He said the company signed a “large global enterprise” during the pandemic. 

And Lodgistics, a hotel operations software company based in North Carolina, has 20 employees and is planning to hire another 20. 

“Our software, which is an operations and collaboration platform, solves what I think is the biggest problem in hospitality right now, which is the labor crisis,” said Jessica Kramer, CEO of Lodgistics. “We are a tool to help hoteliers operate and collaborate and, in essence, ensure retention of the people that they do bring in. We feel like being at a company that is uniquely focused on such an important problem means that we are hiring and we’ll be positioned for growth.”

The CEO of Busbud, an online bus ticket marketplace, believes that the pent-up demand in travel will keep his company going, even as some people have less disposable income. 

“We’re actually seeing a lift in people taking the bus and not driving,” LP Maurice, CEO and co-founder of Busbud, told Skift this week. “Most of them are actually leaving their car at home because of gas prices.” 

Busbud also now offers more tech services for the ground transport industry, which is largely behind the times regarding digital modernization, so he thinks there is an opportunity there to help that industry drive more sales

A Bigger Talent Pool 

It still takes an average of six months — up to a year in some cases — to hire a new employee at Digitrips, a French business-to-business travel tech group whose companies include online travel agency Misterfly.

So, that company sees an opportunity with the larger talent pool that comes from Big Tech layoffs, said Emilie Dumont, managing director of Digitrips.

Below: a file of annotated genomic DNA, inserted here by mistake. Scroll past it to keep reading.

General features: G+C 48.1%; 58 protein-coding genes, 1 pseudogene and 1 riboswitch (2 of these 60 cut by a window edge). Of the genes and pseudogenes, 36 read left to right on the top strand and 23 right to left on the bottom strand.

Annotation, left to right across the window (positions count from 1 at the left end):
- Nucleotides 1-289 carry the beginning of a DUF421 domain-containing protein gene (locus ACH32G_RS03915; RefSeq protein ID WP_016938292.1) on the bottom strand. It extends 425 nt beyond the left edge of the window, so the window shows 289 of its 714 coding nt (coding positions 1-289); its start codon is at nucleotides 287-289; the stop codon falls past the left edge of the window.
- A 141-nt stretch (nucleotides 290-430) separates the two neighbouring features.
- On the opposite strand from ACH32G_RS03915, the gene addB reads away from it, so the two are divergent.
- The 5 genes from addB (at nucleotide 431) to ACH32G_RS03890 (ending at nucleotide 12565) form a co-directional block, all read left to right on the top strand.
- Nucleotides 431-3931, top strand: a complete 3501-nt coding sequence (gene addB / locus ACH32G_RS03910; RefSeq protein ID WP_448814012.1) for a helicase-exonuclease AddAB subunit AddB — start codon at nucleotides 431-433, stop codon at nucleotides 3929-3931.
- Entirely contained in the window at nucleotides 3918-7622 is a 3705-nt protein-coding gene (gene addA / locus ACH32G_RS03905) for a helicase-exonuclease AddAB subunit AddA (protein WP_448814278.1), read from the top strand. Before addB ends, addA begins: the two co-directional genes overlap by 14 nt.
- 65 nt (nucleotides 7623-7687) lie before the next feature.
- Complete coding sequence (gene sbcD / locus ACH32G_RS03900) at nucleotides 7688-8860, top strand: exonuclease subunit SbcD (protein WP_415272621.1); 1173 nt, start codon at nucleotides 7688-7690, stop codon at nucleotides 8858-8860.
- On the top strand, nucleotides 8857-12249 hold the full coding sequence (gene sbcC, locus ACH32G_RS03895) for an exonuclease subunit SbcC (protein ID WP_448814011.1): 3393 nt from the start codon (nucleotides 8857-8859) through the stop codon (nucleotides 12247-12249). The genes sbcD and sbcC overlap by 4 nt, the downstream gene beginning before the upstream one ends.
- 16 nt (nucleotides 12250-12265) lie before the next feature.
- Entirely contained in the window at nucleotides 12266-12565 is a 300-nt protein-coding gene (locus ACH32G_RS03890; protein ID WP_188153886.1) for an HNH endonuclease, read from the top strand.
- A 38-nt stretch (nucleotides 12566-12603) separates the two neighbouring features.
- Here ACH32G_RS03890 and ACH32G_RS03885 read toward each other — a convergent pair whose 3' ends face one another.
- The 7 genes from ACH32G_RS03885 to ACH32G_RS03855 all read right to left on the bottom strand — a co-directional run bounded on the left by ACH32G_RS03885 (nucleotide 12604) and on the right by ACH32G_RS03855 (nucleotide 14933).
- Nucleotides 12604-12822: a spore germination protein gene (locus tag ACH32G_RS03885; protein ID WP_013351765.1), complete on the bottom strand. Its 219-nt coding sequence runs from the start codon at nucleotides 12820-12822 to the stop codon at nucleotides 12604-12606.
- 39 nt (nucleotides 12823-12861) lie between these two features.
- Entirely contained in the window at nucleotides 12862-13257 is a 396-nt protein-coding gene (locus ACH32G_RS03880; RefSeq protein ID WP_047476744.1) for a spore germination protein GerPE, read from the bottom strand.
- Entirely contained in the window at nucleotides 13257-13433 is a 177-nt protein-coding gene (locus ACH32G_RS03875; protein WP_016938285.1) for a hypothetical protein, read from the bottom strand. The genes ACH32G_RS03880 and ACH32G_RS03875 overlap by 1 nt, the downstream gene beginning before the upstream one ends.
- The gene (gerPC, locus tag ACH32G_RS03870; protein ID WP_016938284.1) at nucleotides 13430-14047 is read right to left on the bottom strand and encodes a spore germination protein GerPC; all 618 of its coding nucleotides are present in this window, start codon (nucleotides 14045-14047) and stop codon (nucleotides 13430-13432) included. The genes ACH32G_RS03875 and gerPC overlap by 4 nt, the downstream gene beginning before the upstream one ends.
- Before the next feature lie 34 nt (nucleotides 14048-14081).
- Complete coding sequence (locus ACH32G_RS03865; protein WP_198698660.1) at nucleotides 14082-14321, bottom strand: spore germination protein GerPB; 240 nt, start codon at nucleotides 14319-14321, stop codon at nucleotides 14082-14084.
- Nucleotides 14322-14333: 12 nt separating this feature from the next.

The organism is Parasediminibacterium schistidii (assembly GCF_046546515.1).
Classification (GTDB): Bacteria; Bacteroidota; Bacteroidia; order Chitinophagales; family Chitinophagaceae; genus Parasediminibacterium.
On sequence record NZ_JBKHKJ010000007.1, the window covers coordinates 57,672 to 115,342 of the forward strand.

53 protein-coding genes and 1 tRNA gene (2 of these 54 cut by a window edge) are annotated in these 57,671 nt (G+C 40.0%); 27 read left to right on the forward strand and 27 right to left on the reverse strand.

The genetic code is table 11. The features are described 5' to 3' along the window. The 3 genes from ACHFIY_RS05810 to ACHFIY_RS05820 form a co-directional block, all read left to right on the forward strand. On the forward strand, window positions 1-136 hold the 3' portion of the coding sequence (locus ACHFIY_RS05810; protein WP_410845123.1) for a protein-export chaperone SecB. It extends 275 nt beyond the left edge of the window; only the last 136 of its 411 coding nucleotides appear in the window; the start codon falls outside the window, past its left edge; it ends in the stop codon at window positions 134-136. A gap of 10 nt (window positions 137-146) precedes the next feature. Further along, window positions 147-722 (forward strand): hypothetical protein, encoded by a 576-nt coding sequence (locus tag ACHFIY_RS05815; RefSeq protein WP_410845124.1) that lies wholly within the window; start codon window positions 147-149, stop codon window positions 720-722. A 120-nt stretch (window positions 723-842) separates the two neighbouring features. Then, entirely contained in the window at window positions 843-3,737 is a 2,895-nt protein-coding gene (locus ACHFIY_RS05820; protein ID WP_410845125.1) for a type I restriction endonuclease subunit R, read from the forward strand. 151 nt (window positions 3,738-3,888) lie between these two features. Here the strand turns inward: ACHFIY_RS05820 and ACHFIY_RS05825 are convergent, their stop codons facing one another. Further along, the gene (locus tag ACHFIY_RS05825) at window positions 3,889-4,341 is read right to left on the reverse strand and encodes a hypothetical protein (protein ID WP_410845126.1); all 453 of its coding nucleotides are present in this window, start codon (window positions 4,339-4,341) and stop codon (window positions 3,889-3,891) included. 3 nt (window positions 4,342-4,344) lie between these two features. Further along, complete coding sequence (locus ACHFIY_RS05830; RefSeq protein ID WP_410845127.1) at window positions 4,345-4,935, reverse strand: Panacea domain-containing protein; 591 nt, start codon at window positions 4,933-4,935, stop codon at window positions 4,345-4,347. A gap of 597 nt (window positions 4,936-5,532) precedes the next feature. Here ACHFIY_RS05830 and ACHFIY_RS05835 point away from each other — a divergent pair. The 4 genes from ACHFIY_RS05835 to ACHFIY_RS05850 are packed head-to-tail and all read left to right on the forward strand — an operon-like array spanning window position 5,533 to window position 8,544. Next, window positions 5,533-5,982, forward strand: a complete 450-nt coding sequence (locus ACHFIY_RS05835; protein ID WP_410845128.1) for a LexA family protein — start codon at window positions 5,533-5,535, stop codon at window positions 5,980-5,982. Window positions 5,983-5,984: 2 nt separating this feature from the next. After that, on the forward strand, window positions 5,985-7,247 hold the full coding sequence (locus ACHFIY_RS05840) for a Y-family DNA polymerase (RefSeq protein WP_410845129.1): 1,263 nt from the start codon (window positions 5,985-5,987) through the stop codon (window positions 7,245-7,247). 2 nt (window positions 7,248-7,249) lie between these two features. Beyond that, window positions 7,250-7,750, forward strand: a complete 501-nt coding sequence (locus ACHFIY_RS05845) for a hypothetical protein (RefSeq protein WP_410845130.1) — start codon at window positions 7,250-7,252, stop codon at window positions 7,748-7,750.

“No, that does not concern us,” Dumont said. “To be very honest, we’d rather see that, as probably the tension on tech recruitments might be a little bit less high in the coming years. Maybe if there is less tension on tech profiles, that could help us to have a shorter recruitment period.” 

Maurice of Busbud had a similar thought. His company has hired 20 people in the last six months and has another dozen positions open. 

“I think at least for now, we’re seeing it as an opportunity, but we’re also being very mindful and prudent of not pressing on the gas so hard either, just looking at the signals in the market and adjusting our hiring accordingly to what we’re seeing in the market. Almost taking it one quarter at a time,” Maurice said. 

While demand for talent outweighs supply, Brooks of the Gail Kenny recruitment firm warns travel tech companies that others are looking, too — and companies in finance-related tech can usually pay more. 

“There’s a war for talent in travel to get good candidates, but there are people coming from industries outside of travel looking to poach that,” Brooks said.

Tags: booking holdings, ground transportation, hotel tech stack, online travel newsletter, Skift Pro Columns, travel tech, Travel Tech Briefing, travel technology